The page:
TFW the library card on your key chain is so badly split at the end that you have to staple it back together.
One of the best things I get to be part of as a teacher is introducing young people to great books they love. Granted, 99% of what I do in this department falls on deaf ears, but those glorious moments of success–few and far between though they are–really do make it all worth it.
Here are a few recent ones:
Last semester for a book project, one girl chose to read The Handmaid’s Tale from a list of options I gave. She loved it and, when they all had to do presentations on their books, she was overjoyed to learn that it’s being made into a series on Hulu.
Cormac McCarthy is always a safe bet. I often recommend his books to students, and they tend to love him. So many kids read his various books last semester that some classes had spontaneous compare/contrast discussions where they picked up on stylistic and thematic trends across his works. They did this on their own.
Earlier this month I had classes take notes on a documentary about Moby Dick. At the end of class when they turned their notes in, one girl was so excited about it that she had already put the ebook on her phone and said that she’d start reading it that weekend. This wasn’t assigned–she just wanted to read Moby Dick on her own. For fun.
I’m currently teaching The Scarlet Letter, which uses the insult “naughty baggage” in chapter 2. I told the students that I’d never seen the term before, but that it clearly meant “bad woman” (as a weirdly high number of English words do).
But then I remembered–I own a copy of the Oxford English Dictionary! A nearby library was selling it used last September for $20. I talked them down to 15. A 99% savings on the cover price.
Anyway, here’s part of the relevant entry for “baggage.” Note the definitions: “a worthless good-for nothing woman; a woman of disreputable or immoral life,” “trashy, worthless, beggary, trumpery, despicable,” among others. Also note that all of them are marked “obsolete!”
All uses of the #naughtybaggage hashtag are clearly people also reading this book. I encouraged my students to get it trending, but alas, no dice so far. Maybe you could help?
Last month I taught a lesson on parallelism as a rhetorical writing tool. At the end, I assigned students to come up with some examples of their own, based on templates I gave them. Here are some of my favorites:
- There should be a woman in tears, running from the past; a man in love, chasing the girl; and a person in agony, awaiting the end.
- It is not nice to play with dead bodies, to talk with them, or to dance with them.
- Kermit the frog abuses his fame, ignores his children, and denies his dependence on PCP.
- There should be a cat in labor, birthing the kittens; a dog in heat, attracting the males; and a centipede in solitude, contemplating the electoral college.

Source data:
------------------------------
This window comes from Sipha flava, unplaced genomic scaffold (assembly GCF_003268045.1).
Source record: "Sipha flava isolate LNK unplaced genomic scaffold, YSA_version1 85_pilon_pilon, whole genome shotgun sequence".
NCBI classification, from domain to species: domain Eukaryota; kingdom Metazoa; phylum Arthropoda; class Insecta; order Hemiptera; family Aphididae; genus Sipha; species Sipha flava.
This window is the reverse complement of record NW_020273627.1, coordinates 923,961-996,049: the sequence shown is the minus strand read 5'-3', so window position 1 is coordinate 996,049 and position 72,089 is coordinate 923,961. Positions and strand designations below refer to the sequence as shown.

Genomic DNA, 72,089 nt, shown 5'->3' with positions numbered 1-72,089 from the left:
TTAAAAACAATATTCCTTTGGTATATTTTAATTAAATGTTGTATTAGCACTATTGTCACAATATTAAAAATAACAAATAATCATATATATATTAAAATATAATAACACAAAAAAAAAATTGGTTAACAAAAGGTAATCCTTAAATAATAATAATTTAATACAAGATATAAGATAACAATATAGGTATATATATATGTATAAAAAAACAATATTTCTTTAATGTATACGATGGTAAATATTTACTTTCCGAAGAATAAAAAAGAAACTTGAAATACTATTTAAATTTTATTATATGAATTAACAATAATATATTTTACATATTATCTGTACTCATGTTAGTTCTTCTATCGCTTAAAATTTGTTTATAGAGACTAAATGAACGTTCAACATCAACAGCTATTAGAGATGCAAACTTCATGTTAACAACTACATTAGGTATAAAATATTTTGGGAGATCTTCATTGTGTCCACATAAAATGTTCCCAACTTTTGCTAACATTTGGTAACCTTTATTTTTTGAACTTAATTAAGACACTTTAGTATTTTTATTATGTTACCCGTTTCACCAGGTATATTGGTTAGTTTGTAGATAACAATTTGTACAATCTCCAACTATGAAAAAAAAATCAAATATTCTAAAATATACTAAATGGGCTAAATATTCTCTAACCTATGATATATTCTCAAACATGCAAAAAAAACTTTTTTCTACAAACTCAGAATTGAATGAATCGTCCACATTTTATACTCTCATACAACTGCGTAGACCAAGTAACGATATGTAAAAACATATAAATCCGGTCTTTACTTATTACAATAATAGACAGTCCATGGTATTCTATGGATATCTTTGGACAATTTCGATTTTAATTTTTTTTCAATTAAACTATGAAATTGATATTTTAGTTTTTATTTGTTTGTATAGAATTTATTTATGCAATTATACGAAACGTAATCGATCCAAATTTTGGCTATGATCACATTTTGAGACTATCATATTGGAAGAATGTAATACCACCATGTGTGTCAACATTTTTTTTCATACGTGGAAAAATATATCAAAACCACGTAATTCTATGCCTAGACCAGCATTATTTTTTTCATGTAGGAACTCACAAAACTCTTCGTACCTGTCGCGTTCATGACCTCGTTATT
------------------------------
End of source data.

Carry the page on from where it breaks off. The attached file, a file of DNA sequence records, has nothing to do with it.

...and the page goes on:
- Obama created life, destroyed the housing market, and ate my parents.
- Mr. Huston was a huge fan of showing the “relevant” episodes of The Simpsons, spoiling the Star Wars episodes, and disappointing the sociopaths of fourth period with bad jokes :)
I love dropping bits of pop culture and current events into my classes. They often involve insulting famous people–it’s not personal or ideological, but teachers need to make things relevant and interesting, especially dry 19th century novels.
Today, as one class started their unit on The Scarlet Letter, I read the beginning with them and then summarized the flashback at the end of chapter 2:
“So this story is about a beautiful young woman who escaped poverty and married a deformed older man whose wealth gave her a life of travel and luxury.” I paused and they knew some punchline was coming.
“And then she became first lady of the United States.”
I recently read the Latin poet Virgil’s work The Georgics, a four-part poem about the world of rural shepherds. Pretty decent pastoral stuff, especially part I.
Still, with its emphasis on astrology, agriculture, and animal husbandry, I felt like I was reading an ancient Roman version of the Old Farmer’s Almanac.
What if the world of The Road isn’t a post-apocalyptic wasteland, but is just the same world around us? What if, morally and spiritually, we’re already living in the nightmarish hellscape of that novel?
The Man’s and the Boy’s journey isn’t archetypal, then, so much as it’s symbolic for each of us, trying to make our way through life in a society that in many ways is falling apart. McCarthy’s rapacious marauders are actually just the neighbors in our own communities. The devastated environment is the poisonously corrosive culture in which we all now live.
The Road could simply be about life in America in the early 21st century. Our protagonists are in the same position as many who try to preserve the heritage of civilization today.
Or, if we want a more specific application, maybe the wife-and-mother’s suicide was the major catastrophe that soured the world, and wasn’t due to it. The world only changed for these two men. Because of her loss, the world becomes this twisted, broken shell of its former self. The Man’s and the Boy’s journey is just them trying to soldier on in the wake of a lingering grief that they can’t escape. The novel proceeds from their vantage point, and everything else in the world is seen through the soiled lenses they now wear.
And you thought this book couldn’t get any sadder!